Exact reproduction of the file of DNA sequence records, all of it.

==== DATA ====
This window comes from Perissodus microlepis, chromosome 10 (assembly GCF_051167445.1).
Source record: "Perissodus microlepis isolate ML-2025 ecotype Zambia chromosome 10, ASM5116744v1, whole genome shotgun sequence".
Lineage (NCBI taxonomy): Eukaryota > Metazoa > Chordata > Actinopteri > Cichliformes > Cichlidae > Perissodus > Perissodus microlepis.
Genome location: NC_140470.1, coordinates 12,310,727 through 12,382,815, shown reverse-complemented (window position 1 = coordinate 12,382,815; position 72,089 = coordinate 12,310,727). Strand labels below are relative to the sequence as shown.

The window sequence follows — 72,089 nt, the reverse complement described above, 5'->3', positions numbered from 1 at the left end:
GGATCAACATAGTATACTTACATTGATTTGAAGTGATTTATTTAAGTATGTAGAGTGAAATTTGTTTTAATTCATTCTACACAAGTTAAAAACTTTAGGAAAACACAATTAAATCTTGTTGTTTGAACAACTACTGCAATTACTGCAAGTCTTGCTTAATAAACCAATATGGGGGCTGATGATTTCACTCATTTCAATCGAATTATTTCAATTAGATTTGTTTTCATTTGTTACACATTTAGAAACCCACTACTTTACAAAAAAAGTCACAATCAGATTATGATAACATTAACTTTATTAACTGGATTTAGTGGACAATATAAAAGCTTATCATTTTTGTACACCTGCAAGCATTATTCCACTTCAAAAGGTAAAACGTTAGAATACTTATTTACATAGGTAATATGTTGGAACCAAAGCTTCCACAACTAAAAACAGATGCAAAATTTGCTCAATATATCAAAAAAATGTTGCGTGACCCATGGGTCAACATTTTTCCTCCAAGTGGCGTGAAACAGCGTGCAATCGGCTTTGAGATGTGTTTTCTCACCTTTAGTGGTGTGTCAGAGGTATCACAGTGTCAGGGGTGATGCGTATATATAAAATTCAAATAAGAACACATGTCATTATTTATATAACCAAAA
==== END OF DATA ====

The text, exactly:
This window comes from Perissodus microlepis, chromosome 10 (assembly GCF_051167445.1).
Source record: "Perissodus microlepis isolate ML-2025 ecotype Zambia chromosome 10, ASM5116744v1, whole genome shotgun sequence".
Lineage (NCBI taxonomy): Eukaryota > Metazoa > Chordata > Actinopteri > Cichliformes > Cichlidae > Perissodus > Perissodus microlepis.
Genome location: NC_140470.1, coordinates 12,310,727 through 12,382,815, shown reverse-complemented (window position 1 = coordinate 12,382,815; position 72,089 = coordinate 12,310,727). Strand labels below are relative to the sequence as shown.

The window sequence follows — 72,089 nt, the reverse complement described above, 5'->3', positions numbered from 1 at the left end:
GGATCAACATAGTATACTTACATTGATTTGAAGTGATTTATTTAAGTATGTAGAGTGAAATTTGTTTTAATTCATTCTACACAAGTTAAAAACTTTAGGAAAACACAATTAAATCTTGTTGTTTGAACAACTACTGCAATTACTGCAAGTCTTGCTTAATAAACCAATATGGGGGCTGATGATTTCACTCATTTCAATCGAATTATTTCAATTAGATTTGTTTTCATTTGTTACACATTTAGAAACCCACTACTTTACAAAAAAAGTCACAATCAGATTATGATAACATTAACTTTATTAACTGGATTTAGTGGACAATATAAAAGCTTATCATTTTTGTACACCTGCAAGCATTATTCCACTTCAAAAGGTAAAACGTTAGAATACTTATTTACATAGGTAATATGTTGGAACCAAAGCTTCCACAACTAAAAACAGATGCAAAATTTGCTCAATATATCAAAAAAATGTTGCGTGACCCATGGGTCAACATTTTTCCTCCAAGTGGCGTGAAACAGCGTGCAATCGGCTTTGAGATGTGTTTTCTCACCTTTAGTGGTGTGTCAGAGGTATCACAGTGTCAGGGGTGATGCGTATATATAAAATTCAAATAAGAACACATGTCATTATTTATATAACCAAAA